5. Indominus Rex
This popular Jurassic dinosaur character was unfortunately (or fortunately for its potential prey) a fictional creature created for the movie. Some major tall tooth tales here! Even though there was never a Indominus Rex ever roaming the Earth millions of years ago, a lesser well known dinosaur did inspire the movie’s character, the Therizinosaurus. We can imagine though, if this dinosaur did roam the earth it’s teeth would be a part no other dinosaur would want to come in contact with!
This dinosaur is known for its distinctive teeth which the Jurassic Park movie never truly visually captured. With numerous narrow and sharp teeth, the Dilophosaurus had a collective of sharp chompers at the front of the jaw line which we can imagine aided the dino in catching food or defending itself. A tooth uncovered from this unique dinosaur measured in at 2 inches long!
Known for its distinctive boney dome on the top of its skull aka dome-headed dino, the Pachycephalosaurus had a relatively small jawline, with tiny serrated leaf shaped crowned teeth. With what we think is a very accurate visual in the movie, we would have to say Jurassic World did the Pachycephalosaurus good. This herbivore dinosaur likely ate berries, seeds and soft vegetation based on the size of its jaw, mouth and those tiny chompers.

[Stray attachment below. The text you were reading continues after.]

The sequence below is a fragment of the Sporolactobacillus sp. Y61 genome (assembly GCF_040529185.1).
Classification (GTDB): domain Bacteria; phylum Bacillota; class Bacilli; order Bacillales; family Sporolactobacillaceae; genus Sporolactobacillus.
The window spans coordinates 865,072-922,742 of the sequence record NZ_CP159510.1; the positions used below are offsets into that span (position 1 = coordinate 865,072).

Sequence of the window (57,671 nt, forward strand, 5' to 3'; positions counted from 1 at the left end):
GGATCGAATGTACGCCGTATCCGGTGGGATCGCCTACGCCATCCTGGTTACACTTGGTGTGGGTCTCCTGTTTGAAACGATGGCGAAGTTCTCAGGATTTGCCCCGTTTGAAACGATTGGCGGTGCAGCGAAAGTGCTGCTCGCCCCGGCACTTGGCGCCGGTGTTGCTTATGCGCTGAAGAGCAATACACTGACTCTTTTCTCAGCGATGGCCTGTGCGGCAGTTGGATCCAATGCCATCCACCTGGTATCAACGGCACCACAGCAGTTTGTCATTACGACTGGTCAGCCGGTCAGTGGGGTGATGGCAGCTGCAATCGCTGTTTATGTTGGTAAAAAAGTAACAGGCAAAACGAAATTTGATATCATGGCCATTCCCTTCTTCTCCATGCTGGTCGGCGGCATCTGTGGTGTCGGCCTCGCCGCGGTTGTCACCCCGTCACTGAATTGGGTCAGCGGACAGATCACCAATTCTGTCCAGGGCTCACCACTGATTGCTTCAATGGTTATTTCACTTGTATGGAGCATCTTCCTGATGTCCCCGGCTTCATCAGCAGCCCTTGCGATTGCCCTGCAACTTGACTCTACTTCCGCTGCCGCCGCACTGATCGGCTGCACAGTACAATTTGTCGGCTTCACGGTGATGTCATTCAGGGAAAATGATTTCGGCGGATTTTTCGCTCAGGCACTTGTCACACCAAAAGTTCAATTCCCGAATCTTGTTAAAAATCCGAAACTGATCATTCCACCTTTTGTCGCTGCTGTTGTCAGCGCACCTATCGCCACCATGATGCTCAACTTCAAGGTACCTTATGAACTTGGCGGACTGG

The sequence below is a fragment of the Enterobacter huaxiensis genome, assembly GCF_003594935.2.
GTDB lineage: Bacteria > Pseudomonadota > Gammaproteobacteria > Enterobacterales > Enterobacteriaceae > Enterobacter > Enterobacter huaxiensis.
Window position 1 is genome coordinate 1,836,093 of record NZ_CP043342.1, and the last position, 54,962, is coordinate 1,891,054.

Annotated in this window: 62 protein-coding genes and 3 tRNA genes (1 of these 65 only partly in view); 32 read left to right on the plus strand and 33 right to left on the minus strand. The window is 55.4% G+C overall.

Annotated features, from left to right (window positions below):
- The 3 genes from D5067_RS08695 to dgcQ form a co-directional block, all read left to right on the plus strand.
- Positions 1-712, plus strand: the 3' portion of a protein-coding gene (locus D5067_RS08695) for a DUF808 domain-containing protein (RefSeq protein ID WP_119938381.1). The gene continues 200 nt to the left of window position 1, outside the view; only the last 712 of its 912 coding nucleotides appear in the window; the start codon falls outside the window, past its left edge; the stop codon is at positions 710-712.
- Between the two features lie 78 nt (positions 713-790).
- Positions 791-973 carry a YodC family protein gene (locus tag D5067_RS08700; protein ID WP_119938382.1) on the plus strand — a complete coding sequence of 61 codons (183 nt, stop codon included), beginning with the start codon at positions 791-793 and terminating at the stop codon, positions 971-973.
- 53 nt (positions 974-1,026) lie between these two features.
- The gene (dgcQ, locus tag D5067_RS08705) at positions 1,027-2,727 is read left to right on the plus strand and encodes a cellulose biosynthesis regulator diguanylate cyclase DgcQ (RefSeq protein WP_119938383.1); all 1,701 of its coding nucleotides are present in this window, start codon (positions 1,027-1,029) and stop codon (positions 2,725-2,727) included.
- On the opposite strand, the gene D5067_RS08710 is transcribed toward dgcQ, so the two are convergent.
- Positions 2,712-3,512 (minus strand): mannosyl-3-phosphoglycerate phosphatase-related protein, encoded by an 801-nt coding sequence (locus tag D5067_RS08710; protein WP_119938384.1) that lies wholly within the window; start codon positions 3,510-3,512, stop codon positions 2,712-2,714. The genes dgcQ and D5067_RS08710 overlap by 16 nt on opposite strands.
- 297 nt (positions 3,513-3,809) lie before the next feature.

This horrifying water performing dinosaur in Jurassic World looked very similiar to the real Mosasaurus that swam in the Earth’s waters 60 – 70 million years ago. Though, it was smaller in real life than the movie showcased and likely wouldn’t be able to eat a whole shark. Tooth be told (yes, tooth) the water dinosaur had two rows of razor sharp teeth in its upper jaw. The purpose of the second set? To assist its expanding jaw when holding and forcing down its prey WHOLE! If that’s not frightening we don’t know what is!
Another faux dinosaur! This one is truly spooky on the big screen with its eyes and teeth extra bright in the darkness which is clearly meant to give movie goers that fearful feeling in the pit of their stomachs. The inspiration for the Indoraptor – it is a cross between Jurassic Park’s previous fictional Indominus rex with all of the goodness of more raptor genes. What we know for sure is the Indoraptor is a carnivore that will hunt and feed whatever it can possibly get its reptilian hands on! Aiding in that task, some really sharp pearly whites!
The largest of the meat -eating dinos, even larger than the terrorizing T-Rex. In Jurrasic Park 3 the movie pits the Spinosaurus against the T-Rex in an all out fight, but what do we really know about this real life dinosaur? This semi-aquatic dinosaur had a face reminiscent of a crocodile and a unique placement of teeth. With spear like pearly whites , 6 – 7 could be found protruding from either side of the narrow part of the snout with 12 large teeth located behind on both sides. With room behind the front 3 for the larger bottom teeth to fit – the end result…a perfect combination to trap and clamp down moving prey or in a defensive one on one.